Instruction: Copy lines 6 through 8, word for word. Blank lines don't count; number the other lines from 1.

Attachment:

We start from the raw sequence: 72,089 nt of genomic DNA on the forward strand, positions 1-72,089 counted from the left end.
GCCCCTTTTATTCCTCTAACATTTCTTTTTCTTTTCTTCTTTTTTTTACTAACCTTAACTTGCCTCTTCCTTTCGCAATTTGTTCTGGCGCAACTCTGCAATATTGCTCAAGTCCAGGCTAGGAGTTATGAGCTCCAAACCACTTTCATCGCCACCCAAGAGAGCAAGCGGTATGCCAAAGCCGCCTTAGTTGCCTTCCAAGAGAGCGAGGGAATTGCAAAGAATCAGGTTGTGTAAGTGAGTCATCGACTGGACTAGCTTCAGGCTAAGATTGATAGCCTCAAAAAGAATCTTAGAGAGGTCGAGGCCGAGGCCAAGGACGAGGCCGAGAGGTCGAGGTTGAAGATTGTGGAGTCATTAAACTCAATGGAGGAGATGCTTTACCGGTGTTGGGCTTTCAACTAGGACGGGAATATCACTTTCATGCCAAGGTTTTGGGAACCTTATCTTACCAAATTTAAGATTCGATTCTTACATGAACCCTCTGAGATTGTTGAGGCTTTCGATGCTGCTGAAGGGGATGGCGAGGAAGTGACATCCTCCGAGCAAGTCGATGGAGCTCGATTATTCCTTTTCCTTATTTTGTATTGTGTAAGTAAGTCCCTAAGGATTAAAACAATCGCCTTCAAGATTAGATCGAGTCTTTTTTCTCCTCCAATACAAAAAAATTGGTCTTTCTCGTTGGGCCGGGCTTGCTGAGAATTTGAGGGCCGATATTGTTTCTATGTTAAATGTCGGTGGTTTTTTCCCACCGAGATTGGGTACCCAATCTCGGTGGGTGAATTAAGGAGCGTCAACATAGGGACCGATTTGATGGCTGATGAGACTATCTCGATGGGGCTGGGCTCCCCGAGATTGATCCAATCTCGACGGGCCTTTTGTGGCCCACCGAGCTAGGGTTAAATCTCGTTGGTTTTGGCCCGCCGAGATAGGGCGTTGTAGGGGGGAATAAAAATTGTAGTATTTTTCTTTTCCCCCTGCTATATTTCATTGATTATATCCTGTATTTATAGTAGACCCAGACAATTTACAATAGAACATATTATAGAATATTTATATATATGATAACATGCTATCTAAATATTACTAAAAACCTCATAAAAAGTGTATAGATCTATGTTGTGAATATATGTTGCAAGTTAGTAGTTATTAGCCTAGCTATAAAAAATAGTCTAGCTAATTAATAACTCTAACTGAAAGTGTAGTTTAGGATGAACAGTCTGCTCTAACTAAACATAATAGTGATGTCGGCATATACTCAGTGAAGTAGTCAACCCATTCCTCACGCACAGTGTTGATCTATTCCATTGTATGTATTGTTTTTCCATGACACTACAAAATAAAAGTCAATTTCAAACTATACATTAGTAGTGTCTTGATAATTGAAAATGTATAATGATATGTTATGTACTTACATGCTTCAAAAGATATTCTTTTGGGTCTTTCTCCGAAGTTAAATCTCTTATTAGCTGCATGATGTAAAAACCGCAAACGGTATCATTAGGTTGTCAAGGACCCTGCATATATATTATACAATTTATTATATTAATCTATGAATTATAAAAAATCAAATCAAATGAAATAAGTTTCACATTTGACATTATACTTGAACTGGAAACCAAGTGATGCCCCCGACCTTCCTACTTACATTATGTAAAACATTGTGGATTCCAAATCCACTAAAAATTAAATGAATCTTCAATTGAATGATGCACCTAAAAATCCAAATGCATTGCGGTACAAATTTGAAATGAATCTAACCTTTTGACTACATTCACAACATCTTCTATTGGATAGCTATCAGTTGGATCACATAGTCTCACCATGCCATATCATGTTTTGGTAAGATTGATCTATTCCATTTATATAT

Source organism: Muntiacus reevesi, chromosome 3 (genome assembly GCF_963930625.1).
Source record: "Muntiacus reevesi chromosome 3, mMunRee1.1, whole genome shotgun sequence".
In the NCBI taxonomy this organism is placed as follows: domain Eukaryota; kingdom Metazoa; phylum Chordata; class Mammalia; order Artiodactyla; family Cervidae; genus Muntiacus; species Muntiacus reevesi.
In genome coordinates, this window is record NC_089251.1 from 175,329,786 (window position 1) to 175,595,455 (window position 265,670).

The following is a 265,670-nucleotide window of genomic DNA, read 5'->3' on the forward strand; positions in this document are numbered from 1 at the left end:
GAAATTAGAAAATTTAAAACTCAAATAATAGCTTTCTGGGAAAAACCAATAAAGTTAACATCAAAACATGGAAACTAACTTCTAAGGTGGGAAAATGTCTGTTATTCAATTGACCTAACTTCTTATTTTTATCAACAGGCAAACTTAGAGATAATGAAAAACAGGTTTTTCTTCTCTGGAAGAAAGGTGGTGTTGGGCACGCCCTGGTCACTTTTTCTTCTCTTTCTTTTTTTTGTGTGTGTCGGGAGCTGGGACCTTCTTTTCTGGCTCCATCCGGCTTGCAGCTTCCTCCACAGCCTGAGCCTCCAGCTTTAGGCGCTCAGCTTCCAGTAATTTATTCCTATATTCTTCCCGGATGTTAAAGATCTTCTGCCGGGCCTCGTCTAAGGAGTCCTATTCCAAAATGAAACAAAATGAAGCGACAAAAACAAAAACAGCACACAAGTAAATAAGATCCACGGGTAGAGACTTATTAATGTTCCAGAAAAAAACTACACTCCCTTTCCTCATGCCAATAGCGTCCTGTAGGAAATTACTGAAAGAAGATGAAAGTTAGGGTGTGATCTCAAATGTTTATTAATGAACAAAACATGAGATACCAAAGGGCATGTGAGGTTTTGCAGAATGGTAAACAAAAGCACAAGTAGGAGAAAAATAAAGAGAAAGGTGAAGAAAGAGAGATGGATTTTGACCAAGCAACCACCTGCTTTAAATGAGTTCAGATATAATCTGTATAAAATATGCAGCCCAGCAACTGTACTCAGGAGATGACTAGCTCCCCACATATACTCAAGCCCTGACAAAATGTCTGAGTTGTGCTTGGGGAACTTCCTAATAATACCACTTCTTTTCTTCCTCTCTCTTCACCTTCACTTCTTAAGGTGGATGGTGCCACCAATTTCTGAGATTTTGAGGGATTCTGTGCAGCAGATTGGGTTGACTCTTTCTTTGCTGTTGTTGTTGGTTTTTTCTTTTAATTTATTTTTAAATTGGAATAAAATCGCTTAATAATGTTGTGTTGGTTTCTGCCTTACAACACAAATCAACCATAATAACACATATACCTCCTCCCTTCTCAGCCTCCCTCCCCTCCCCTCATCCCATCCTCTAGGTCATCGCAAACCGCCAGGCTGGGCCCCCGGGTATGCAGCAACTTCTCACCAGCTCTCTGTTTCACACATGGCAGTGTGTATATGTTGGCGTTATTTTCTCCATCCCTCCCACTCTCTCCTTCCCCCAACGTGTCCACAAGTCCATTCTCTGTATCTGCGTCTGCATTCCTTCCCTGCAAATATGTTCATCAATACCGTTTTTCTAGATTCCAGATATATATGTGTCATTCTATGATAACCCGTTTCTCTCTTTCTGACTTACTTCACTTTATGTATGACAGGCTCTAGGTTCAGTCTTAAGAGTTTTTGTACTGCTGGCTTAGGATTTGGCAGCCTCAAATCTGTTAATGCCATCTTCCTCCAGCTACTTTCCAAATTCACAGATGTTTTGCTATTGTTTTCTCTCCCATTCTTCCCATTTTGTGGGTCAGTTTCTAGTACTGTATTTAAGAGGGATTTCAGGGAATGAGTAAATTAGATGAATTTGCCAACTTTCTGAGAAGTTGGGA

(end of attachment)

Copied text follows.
In genome coordinates, this window is record NC_089251.1 from 175,329,786 (window position 1) to 175,595,455 (window position 265,670).

The following is a 265,670-nucleotide window of genomic DNA, read 5'->3' on the forward strand; positions in this document are numbered from 1 at the left end:
GAAATTAGAAAATTTAAAACTCAAATAATAGCTTTCTGGGAAAAACCAATAAAGTTAACATCAAAACATGGAAACTAACTTCTAAGGTGGGAAAATGTCTGTTATTCAATTGACCTAACTTCTTATTTTTATCAACAGGCAAACTTAGAGATAATGAAAAACAGGTTTTTCTTCTCTGGAAGAAAGGTGGTGTTGGGCACGCCCTGGTCACTTTTTCTTCTCTTTCTTTTTTTTGTGTGTGTCGGGAGCTGGGACCTTCTTTTCTGGCTCCATCCGGCTTGCAGCTTCCTCCACAGCCTGAGCCTCCAGCTTTAGGCGCTCAGCTTCCAGTAATTTATTCCTATATTCTTCCCGGATGTTAAAGATCTTCTGCCGGGCCTCGTCTAAGGAGTCCTATTCCAAAATGAAACAAAATGAAGCGACAAAAACAAAAACAGCACACAAGTAAATAAGATCCACGGGTAGAGACTTATTAATGTTCCAGAAAAAAACTACACTCCCTTTCCTCATGCCAATAGCGTCCTGTAGGAAATTACTGAAAGAAGATGAAAGTTAGGGTGTGATCTCAAATGTTTATTAATGAACAAAACATGAGATACCAAAGGGCATGTGAGGTTTTGCAGAATGGTAAACAAAAGCACAAGTAGGAGAAAAATAAAGAGAAAGGTGAAGAAAGAGAGATGGATTTTGACCAAGCAACCACCTGCTTTAAATGAGTTCAGATATAATCTGTATAAAATATGCAGCCCAGCAACTGTACTCAGGAGATGACTAGCTCCCCACATATACTCAAGCCCTGACAAAATGTCTGAGTTGTGCTTGGGGAACTTCCTAATAATACCACTTCTTTTCTTCCTCTCTCTTCACCTTCACTTCTTAAGGTGGATGGTGCCACCAATTTCTGAGATTTTGAGGGATTCTGTGCAGCAGATTGGGTTGACTCTTTCTTTGCTGTTGTTGTTGGTTTTTTCTTTTAATTTATTTTTAAATTGGAATAAAATCGCTTAATAATGTTGTGTTGGTTTCTGCCTTACAACACAAATCAACCATAATAACACATATACCTCCTCCCTTCTCAGCCTCCCTCCCCTCCCCTCATCCCATCCTCTAGGTCATCGCAAACCGCCAGGCTGGGCCCCCGGGTATGCAGCAACTTCTCACCAGCTCTCTGTTTCACACATGGCAGTGTGTATATGTTGGCGTTATTTTCTCCATCCCTCCCACTCTCTCCTTCCCCCAACGTGTCCACAAGTCCATTCTCTGTATCTGCGTCTGCATTCCTTCCCTGCAAATATGTTCATCAATACCGTTTTTCTAGATTCCAGATATATATGTGTCATTCTATGATAACCCGTTTCTCTCTTTCTGACTTACTTCACTTTATGTATGACAGGCTCTAGGTTCAGTCTTAAGAGTTTTTGTACTGCTGGCTTAGGATTTGGCAGCCTCAAATCTGTTAATGCCATCTTCCTCCAGCTACTTTCCAAATTCACAGATGTTTTGCTATTGTTTTCTCTCCCATTCTTCCCATTTTGTGGGTCAGTTTCTAGTACTGTATTTAAGAGGGATTTCAGGGAATGAGTAAATTAGATGAATTTGCCAACTTTCTGAGAAGTTGGGA